When rebrands go wrong

(And how to avoid the pitfalls)

More than a third of the UK population logs on to Facebook daily, site says

Facebook has revealed its UK daily active user figures for the first time as it looks to address recent “misinformation” from third-party data sources that has suggested many of the social network’s users were suffering “Facebook fatigue”.

Facebook UK

In June Facebook’s daily active user figure in the UK reached 24 million - more than a third of the country’s entire population. The majority (84 per cent) - of those users, visit the site daily via their mobiles. Facebook has also today (14 August) broken out other country-by-country daily active user figures for June and revealed its UK monthly active user figure reached 33 million.

Speaking to Marketing Week, Facebook regional director for the UK and Southern Europe James Quarles said several recent third party studies on the site’s user numbers have spread “misinformation” that engagement with the service was decreasing as it ages.

A report from YouGov SixthSense released in May claimed UK Facebook usage was down nine percentage points year on year in April due to user “annoyance” with increased advertising on the site, for example. Elsewhere, this weekend a post by a US 13-year-old-girl on Mashable about how none of her friends have a Facebook profile went viral.

Quarles argues the 24 million daily active user number is more than double other social networks and online publishers’ monthly active figures and even larger than the 9.5 million viewers that tuned in to watch last year’s X Factor final - a live TV event that usually demands premium ad rates.

In direct response to the Mashable post, he said the demographic makeup of Facebook’s audience “looks very much like” the overall internet population. In Facebook’s most recent earnings call, founder Mark Zuckerberg said the site has been “close to fully penetrated in the US teen demographic for a while” and the number of daily and monthly active teen users in the region had been steady for the past year and a half.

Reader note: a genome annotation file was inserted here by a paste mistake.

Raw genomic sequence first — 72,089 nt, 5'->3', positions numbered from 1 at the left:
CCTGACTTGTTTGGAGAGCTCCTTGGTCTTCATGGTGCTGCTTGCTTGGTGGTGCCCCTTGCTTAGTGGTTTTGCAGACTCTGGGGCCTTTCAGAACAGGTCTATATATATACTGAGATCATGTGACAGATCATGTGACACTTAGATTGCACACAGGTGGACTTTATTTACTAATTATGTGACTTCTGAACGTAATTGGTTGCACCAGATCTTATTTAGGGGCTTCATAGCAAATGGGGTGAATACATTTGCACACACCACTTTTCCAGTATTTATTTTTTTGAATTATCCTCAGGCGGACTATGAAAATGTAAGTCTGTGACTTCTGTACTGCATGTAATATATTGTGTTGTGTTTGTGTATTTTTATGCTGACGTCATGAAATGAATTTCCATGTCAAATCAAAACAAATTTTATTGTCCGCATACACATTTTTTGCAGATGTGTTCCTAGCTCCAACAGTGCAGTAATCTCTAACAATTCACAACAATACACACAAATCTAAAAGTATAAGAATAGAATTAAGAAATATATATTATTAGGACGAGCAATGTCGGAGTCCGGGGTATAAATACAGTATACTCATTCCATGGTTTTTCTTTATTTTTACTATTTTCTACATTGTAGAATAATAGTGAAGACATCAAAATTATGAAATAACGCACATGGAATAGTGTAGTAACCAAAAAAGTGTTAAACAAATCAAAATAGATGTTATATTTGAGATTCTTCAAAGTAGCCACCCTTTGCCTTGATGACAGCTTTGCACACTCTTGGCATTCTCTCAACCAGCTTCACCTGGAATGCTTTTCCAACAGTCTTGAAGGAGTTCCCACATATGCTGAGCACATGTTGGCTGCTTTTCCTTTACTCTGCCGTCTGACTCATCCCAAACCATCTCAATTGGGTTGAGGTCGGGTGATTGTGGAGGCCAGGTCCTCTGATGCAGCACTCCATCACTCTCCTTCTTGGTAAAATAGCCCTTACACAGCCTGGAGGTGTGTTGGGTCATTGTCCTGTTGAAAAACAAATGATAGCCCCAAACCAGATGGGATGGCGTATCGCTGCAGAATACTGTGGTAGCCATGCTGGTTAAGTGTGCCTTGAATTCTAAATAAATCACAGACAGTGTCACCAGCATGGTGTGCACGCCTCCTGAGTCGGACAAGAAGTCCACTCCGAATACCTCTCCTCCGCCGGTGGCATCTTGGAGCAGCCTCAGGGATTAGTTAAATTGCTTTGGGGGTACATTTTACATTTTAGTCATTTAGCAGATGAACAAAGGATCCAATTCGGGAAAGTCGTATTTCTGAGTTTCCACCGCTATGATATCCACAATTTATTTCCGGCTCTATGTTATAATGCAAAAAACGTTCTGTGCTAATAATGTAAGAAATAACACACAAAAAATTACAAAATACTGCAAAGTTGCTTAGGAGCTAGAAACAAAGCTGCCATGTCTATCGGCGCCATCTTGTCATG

Quarles adds: “[The release of the new stats] gives us the opportunity to provide greater detail about our audience and the percentage mobile represents of our user base in the UK. There can be a tendency to see global numbers and not believe they are applicable to the UK market.”

The benefit of the daily active user figure to marketers

Facebook also hopes the release of the figures will encourage marketers and media agencies to think differently about their digital media planning to become more real-time and mobile first to reflect how consumers interact with websites on a daily, rather than monthly basis.

Quarles said he believes the new data - released just a month after the company first revealed its monthly UK mobile users in June had increased 22 per cent year on year  - will encourage more UK marketers to think about mobile leading a campaign rather than being a small “end of the line” percentage of budget.

He adds: “Marketers are often scared that mobile requires a separate strategy and that mobile ads are interruptive and require different formats and buying capacity. That’s not the case with Facebook. It’s the same buy as desktop and for users, mobile messages in the news feed are easy to stream past, they don’t take over the screen like [other forms of mobile advertising].”

Market reactions

Rob Salmon director of digital marketing at digital agency Torchbox and IAB social media council member, says the release of Facebook’s daily active users shows it is “absolutely the biggest player in the market” despite recent headlines that suggested user migration away to competitor services.